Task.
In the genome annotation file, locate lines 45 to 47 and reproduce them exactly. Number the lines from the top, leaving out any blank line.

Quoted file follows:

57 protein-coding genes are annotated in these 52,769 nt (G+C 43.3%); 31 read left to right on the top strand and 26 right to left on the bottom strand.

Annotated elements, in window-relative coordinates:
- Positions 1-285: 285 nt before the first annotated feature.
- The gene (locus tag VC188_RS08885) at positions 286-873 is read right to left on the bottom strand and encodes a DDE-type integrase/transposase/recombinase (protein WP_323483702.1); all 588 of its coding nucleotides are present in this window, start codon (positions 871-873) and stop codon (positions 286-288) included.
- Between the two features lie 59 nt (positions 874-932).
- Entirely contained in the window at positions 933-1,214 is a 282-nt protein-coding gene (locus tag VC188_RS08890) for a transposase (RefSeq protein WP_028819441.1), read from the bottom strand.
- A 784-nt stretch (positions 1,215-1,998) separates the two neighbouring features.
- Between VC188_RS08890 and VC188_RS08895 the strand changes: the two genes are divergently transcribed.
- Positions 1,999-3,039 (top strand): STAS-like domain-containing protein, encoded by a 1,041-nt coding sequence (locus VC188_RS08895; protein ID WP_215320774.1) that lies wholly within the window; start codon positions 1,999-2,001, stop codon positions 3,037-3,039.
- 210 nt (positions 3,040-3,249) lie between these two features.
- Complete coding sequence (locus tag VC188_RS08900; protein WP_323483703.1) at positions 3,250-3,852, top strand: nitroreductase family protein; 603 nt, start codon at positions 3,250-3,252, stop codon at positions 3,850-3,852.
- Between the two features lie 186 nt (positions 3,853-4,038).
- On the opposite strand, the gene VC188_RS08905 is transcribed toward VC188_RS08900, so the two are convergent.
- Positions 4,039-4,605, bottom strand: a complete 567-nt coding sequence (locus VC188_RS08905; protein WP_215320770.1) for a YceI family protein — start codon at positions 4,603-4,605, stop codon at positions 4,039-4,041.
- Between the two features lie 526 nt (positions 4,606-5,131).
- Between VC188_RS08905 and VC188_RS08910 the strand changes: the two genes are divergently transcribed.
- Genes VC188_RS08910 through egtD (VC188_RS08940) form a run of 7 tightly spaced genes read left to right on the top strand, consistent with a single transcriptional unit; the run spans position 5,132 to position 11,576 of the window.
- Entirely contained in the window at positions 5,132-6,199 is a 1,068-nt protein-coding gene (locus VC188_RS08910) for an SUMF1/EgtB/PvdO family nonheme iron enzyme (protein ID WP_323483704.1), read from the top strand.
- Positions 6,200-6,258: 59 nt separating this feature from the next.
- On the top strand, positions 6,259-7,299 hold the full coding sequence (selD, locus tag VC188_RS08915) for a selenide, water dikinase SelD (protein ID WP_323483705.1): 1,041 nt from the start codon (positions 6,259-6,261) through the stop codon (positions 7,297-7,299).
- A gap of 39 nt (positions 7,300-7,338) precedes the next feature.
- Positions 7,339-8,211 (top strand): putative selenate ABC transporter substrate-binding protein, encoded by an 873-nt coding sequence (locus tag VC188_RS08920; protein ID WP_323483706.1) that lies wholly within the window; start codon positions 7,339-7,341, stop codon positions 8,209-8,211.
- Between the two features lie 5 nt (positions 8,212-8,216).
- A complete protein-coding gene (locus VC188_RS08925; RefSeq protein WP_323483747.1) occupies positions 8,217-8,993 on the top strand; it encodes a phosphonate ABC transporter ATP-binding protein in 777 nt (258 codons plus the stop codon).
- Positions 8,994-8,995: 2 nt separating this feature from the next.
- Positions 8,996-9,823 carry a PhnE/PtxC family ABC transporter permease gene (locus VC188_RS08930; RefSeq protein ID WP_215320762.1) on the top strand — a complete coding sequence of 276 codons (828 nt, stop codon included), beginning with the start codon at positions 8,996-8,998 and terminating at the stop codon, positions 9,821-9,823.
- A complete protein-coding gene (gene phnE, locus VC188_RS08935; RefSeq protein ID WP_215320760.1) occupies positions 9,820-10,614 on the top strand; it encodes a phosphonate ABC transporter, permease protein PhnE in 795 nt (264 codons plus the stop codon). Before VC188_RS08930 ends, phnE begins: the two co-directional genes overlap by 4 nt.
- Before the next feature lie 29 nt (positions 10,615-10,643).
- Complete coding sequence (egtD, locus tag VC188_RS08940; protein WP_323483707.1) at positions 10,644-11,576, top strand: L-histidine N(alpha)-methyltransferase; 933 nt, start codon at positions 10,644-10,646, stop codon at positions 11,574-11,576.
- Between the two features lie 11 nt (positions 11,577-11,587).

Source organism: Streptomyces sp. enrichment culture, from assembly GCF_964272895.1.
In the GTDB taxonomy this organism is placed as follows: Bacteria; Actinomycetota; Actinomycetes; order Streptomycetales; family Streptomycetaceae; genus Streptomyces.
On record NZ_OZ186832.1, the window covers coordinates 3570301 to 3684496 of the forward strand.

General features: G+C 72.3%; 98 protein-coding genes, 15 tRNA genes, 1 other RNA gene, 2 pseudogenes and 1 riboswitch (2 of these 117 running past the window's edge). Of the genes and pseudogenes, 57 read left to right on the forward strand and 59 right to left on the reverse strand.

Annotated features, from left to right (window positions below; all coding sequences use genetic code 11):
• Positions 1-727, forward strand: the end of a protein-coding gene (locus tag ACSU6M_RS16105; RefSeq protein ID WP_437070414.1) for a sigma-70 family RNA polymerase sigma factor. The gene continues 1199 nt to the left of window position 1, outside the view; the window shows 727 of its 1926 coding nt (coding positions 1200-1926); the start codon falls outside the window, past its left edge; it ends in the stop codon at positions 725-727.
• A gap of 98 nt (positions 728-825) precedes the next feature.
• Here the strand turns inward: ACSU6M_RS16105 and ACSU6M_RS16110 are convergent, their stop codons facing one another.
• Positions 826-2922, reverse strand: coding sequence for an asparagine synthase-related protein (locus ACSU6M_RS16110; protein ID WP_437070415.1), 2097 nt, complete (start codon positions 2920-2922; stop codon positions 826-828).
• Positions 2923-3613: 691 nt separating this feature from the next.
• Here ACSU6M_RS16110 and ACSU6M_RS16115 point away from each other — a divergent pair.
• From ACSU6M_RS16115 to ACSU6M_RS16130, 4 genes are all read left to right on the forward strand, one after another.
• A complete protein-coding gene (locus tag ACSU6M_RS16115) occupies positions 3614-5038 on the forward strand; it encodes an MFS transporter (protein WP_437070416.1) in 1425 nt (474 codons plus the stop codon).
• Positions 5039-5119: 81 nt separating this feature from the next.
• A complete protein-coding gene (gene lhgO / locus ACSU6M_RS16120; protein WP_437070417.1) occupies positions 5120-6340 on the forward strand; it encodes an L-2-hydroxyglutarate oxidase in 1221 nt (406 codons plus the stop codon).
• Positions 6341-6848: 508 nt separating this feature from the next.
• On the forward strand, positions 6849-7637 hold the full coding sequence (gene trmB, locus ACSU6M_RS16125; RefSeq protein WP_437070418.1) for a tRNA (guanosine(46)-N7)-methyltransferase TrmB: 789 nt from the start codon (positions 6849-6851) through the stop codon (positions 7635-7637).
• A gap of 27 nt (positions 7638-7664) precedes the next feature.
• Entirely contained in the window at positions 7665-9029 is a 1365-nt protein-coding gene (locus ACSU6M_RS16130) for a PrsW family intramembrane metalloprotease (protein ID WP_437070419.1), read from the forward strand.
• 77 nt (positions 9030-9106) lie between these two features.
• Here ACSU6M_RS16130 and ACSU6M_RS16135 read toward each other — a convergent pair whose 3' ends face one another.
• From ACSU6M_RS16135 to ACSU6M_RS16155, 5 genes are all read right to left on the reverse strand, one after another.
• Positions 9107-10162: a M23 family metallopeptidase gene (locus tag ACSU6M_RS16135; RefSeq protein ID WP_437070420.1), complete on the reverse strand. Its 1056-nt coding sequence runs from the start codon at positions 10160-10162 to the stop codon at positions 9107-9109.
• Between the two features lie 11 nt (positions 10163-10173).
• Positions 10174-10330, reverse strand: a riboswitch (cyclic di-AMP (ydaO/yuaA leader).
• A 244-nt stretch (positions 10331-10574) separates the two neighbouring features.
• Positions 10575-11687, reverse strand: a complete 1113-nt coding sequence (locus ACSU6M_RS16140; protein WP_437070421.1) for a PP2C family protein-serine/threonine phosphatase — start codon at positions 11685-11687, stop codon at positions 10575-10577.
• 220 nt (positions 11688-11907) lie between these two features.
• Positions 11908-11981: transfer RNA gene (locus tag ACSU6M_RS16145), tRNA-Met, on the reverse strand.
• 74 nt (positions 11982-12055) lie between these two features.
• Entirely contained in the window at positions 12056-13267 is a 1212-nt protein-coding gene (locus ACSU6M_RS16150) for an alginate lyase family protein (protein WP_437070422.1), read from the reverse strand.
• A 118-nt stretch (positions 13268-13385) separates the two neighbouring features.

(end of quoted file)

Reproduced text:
• A complete protein-coding gene (gene lhgO / locus ACSU6M_RS16120; protein WP_437070417.1) occupies positions 5120-6340 on the forward strand; it encodes an L-2-hydroxyglutarate oxidase in 1221 nt (406 codons plus the stop codon).
• Positions 6341-6848: 508 nt separating this feature from the next.
• On the forward strand, positions 6849-7637 hold the full coding sequence (gene trmB, locus ACSU6M_RS16125; RefSeq protein WP_437070418.1) for a tRNA (guanosine(46)-N7)-methyltransferase TrmB: 789 nt from the start codon (positions 6849-6851) through the stop codon (positions 7635-7637).